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News :: Human Rights
Protections for human subjects of classified experiments still lacking
06 Mar 2004
Protections for human subjects of classified experiments still lacking
Protections for human subjects of classified experiments still lacking
http://www.mindjustice.org/northbayprogressive.htm
North Bay Progressive, December 22, 2003-January 23, 2004,
Volume 2, Issue 9, Page 11.
By Cheryl Welsh

(11-10-03) Ten years have passed since unethical radiation experiments
were publicly revealed in 1990s front page news and the Office for
Human Subject Research, OHRP, recently confirmed that there have been
no changes in federal regulations on human subjects of classified
research since then. In 1995 the Advisory Committee on Human Radiation
Experiments, (ACHRE) reported that the federal government was
"blameworthy for not having had policies and practices in place to
protect the rights and interests of human subjects" in several
thousand experiments. President Clinton adopted one of the ACHRE
recommendations in a 1997 presidential memorandum requesting that
federal agencies modify their policy governing classified research. A
1998 Department of Health and Human Services (DHHS) proposed rule on
the Clinton memorandum has stalled and secret unethical
experimentation could happen again.

This is the second time a major scandal involving human experiments
for national security purposes has occurred. Past military and CIA
experiments with toxic chemicals and for behavior modification were
headline news in the 1970s. Congressional hearings uncovered illegal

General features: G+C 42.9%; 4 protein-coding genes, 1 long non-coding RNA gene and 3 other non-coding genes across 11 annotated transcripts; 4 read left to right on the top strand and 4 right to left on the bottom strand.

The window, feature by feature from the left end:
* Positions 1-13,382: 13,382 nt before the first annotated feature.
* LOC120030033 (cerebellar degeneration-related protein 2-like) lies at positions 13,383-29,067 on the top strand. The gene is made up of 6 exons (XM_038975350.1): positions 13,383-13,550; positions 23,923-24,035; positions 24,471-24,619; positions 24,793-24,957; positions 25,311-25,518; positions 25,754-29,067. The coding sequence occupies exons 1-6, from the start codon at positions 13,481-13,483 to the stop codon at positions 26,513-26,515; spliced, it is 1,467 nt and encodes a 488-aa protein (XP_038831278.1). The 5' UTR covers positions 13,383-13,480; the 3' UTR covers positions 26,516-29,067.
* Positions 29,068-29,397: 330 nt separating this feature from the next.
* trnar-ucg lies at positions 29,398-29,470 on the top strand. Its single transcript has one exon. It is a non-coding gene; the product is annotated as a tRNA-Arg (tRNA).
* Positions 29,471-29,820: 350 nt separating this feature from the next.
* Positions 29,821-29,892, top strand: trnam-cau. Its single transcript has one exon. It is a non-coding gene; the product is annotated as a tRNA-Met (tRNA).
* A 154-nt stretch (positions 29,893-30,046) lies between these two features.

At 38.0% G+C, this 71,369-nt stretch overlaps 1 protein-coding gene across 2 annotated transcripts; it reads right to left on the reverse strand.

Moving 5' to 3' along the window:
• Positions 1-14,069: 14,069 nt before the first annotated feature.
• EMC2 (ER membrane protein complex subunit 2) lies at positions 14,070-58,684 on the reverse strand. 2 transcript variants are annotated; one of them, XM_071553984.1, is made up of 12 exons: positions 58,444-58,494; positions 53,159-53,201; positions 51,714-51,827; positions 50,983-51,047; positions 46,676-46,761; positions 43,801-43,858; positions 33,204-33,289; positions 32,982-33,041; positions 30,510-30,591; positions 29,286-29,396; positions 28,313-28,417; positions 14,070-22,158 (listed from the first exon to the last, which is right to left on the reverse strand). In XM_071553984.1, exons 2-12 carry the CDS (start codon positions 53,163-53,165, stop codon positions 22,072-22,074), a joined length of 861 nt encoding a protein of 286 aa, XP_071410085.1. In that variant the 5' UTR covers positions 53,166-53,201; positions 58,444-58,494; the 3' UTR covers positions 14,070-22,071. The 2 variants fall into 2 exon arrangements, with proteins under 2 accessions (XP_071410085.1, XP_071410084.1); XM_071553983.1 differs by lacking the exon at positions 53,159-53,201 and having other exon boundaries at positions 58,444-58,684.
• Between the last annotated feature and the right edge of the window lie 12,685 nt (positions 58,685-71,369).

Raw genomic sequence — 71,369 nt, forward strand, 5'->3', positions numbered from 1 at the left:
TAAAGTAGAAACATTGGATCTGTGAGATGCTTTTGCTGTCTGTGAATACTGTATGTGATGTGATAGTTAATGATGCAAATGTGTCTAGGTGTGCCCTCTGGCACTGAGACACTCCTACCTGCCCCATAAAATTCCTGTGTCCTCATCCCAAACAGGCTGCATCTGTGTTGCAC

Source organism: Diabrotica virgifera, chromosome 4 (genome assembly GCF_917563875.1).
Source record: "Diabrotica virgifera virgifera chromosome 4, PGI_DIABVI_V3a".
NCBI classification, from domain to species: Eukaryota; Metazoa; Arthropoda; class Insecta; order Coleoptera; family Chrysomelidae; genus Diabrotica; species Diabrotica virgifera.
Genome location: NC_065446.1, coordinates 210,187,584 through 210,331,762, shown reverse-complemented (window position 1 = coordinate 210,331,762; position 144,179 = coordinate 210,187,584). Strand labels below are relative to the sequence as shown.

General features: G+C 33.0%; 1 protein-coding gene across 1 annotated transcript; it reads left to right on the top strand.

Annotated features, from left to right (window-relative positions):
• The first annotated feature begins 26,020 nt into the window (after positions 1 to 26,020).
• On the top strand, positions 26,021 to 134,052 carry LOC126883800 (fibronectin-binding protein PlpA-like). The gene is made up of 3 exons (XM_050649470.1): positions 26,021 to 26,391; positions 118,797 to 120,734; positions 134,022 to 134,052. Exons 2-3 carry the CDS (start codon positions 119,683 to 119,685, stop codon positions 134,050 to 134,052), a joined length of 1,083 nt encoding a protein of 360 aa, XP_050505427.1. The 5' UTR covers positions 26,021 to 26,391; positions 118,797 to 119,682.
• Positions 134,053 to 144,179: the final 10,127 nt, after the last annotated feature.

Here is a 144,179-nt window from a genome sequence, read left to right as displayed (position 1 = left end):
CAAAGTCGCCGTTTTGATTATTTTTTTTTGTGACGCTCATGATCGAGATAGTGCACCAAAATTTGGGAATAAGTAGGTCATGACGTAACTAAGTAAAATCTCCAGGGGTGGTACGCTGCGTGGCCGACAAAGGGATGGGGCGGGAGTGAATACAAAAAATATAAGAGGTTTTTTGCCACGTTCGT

and extensive government programs including the CIA's now infamous
MKULTRA mind control experiments. As a result, a series of
presidential executive orders were implemented.

President Reagan's 1981 executive order, E.O. 12333, is the only
current law governing classified experiments by intelligence
agencies. Legal experts say it is unenforceable for several reasons,
one being that a provision of the executive order states, "Nothing
contained herein or in any procedures promulgated hereunder is
intended to confer any substantive or procedural right or privilege on
any person or organization."

Federal regulations are ineffective

Adopted by 17 federal agencies, the current regulations on experiments
are called "The Common Rule". The rules cover both classified and
unclassified experiments and include the cornerstone of human
experimentation law, informed consent of the research subject. But
experts agree the regulations lack any mechanisms for how classified
research can be reviewed and conducted with informed consent.

Efforts to adopt a regulation on classified research have failed. A
new draft regulation has been circulated but it's current status could
not be confirmed. Some experts say US national security policy on
weapons development is the main reason for the lack of effective
protections for human subjects of classified experiments.

9-11 secrecy law increases risk of unethical experiments

"It borders on the scandalous that we still don't have rules in place
that would at least begin to protect the people who are in those
trials," warned Jonathan D. Moreno in a 2002 news account. Dr. Moreno,
a University of Virginia ethicist reported that President Bush had
given the Secretary of Health and Human Services [HHS] the authority
to classify information as secret. Moreno said "that could allow the
Defense Department or CIA to undertake secret human experiments with